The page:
Assessing the potential of mathematical modelling in designing drug-releasing orthopaedic implants

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Abstract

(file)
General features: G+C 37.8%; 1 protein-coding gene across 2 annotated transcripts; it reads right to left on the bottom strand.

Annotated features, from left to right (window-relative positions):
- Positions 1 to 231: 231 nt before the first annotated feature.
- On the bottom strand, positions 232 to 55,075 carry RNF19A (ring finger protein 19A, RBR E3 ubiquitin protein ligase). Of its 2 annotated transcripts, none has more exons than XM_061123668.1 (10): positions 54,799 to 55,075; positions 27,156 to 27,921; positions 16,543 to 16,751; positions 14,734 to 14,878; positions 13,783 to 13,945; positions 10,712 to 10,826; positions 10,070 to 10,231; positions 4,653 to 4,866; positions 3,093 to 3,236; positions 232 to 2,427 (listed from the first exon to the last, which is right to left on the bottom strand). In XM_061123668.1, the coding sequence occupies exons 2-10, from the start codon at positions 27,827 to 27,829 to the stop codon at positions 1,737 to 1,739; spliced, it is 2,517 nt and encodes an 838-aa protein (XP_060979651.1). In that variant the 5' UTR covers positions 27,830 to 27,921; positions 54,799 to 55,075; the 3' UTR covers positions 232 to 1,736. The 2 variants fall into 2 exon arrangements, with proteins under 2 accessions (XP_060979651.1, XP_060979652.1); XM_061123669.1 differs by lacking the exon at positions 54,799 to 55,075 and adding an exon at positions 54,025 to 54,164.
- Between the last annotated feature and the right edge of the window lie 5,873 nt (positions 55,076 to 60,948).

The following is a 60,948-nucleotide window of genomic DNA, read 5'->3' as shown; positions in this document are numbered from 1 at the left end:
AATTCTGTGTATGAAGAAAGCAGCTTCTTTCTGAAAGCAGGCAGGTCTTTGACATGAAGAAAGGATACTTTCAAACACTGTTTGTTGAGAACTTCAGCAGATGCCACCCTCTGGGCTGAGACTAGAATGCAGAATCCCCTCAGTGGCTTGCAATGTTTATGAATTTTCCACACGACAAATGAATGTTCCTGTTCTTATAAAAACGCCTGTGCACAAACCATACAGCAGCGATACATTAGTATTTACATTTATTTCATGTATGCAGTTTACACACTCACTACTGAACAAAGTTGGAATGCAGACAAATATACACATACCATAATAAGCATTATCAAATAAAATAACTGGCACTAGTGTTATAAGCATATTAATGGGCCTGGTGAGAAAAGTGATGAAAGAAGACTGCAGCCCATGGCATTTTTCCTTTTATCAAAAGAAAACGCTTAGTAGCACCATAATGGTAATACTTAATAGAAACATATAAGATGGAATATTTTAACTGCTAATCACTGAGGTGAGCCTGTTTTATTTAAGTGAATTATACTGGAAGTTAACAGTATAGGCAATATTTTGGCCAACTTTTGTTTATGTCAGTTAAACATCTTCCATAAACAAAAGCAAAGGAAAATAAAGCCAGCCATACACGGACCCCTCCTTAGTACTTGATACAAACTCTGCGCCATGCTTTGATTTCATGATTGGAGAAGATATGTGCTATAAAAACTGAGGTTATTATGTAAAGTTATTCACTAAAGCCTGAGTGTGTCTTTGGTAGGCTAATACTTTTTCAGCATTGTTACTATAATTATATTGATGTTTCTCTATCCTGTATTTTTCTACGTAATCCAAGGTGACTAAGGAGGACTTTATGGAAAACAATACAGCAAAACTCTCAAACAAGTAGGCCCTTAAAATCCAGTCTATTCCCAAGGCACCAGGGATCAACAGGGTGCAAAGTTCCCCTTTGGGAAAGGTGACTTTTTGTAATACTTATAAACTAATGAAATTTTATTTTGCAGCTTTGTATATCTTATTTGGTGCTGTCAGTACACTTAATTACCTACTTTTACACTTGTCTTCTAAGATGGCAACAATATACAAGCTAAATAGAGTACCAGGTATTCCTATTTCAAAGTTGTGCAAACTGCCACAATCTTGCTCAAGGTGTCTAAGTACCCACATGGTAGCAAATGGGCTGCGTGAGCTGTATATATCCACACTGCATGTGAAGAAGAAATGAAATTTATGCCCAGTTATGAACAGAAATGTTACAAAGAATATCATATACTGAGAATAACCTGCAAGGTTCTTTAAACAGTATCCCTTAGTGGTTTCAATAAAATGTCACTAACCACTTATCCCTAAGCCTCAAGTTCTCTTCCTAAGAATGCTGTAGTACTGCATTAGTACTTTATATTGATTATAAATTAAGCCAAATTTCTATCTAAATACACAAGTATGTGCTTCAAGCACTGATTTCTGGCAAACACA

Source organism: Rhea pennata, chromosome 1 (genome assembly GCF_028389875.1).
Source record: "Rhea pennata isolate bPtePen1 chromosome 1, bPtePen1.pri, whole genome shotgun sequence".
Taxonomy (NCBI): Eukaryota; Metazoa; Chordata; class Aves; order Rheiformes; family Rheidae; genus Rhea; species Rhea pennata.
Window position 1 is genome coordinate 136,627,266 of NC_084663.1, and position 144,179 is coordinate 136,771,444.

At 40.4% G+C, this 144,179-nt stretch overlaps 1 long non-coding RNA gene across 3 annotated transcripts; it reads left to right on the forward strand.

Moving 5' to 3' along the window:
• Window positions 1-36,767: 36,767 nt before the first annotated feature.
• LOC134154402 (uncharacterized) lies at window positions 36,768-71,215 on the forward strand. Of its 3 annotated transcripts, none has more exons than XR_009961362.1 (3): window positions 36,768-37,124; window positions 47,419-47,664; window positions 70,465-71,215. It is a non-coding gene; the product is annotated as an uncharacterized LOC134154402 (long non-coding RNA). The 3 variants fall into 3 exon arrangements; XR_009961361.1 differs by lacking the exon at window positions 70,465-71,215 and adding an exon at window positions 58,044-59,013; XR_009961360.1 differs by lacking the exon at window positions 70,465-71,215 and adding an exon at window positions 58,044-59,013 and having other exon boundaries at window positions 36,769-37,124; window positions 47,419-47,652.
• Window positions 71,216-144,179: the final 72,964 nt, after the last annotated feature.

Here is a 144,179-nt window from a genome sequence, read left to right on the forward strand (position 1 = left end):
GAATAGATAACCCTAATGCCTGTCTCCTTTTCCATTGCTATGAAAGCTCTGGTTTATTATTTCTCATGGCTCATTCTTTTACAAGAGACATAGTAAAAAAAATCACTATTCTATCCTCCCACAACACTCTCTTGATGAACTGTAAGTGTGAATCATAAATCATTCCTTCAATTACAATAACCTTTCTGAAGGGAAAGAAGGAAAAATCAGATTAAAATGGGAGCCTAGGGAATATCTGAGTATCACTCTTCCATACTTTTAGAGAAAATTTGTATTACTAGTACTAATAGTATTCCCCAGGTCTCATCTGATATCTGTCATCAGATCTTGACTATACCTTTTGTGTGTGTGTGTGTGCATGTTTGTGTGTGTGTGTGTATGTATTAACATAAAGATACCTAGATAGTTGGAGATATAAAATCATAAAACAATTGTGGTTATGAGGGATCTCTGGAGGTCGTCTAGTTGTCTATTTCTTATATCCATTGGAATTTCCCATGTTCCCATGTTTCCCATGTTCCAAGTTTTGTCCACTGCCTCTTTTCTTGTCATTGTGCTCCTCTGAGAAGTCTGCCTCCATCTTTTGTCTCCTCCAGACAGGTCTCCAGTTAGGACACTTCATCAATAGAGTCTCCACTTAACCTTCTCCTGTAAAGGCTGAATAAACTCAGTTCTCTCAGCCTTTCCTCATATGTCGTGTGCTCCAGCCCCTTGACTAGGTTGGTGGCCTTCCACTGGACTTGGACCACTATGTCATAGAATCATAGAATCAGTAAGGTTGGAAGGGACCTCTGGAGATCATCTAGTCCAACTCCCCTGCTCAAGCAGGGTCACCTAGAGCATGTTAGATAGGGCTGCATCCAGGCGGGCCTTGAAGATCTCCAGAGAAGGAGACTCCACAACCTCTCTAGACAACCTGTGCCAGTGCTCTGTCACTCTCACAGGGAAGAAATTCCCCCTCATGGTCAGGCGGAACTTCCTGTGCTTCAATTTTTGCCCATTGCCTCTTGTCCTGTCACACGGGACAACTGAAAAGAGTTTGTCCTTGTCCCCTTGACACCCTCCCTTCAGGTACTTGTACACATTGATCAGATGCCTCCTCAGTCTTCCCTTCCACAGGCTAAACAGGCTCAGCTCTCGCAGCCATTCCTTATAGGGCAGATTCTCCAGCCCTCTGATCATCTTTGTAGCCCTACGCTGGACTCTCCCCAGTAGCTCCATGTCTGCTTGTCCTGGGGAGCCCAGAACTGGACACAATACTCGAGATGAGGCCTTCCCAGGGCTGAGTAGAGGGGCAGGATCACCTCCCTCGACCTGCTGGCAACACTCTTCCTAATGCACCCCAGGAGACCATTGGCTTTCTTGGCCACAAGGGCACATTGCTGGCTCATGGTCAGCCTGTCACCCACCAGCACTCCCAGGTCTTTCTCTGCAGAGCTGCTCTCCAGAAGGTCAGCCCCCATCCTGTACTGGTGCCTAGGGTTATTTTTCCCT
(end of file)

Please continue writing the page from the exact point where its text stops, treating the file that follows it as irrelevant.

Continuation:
Orthopaedic implants have been the subject of intense research in recent years, with academics, clinicians and industrialists seeking to broaden our understanding of their function and potential consequences within the human body. Current research is focussed on ways to improve the integration of an orthopaedic device within the body, whether it be to encourage better osseointegration, combat possible infection or stem the foreign body response. A key emerging strategy is the controlled delivery of therapeutics from the device, which may take the form of, for example, antibiotics, analgesics, anti-inflammatories or growth factors. However, the optimal device design that gives rise to the desired controlled release has yet to be defined. There are many examples in the literature of experimental approaches which attempt to tackle this issue. However, the necessity of having to conduct multiple experiments to test different scenarios is a major drawback of this approach. So enter stage left: mathematical modelling. Using a mathematical modelling approach can provide much more than experiments in isolation. For instance, a mathematical model can help identify key drug release mechanisms and uncover the rate limiting processes; allow for the estimation of values of the parameters controlling the system; quantify the effect of the interaction with the biological environment; and aid with the design of optimisation strategies for controlled drug release. In this paper we review current experimental approaches and some relevant mathematical models and suggest the future direction of such approaches in this field.

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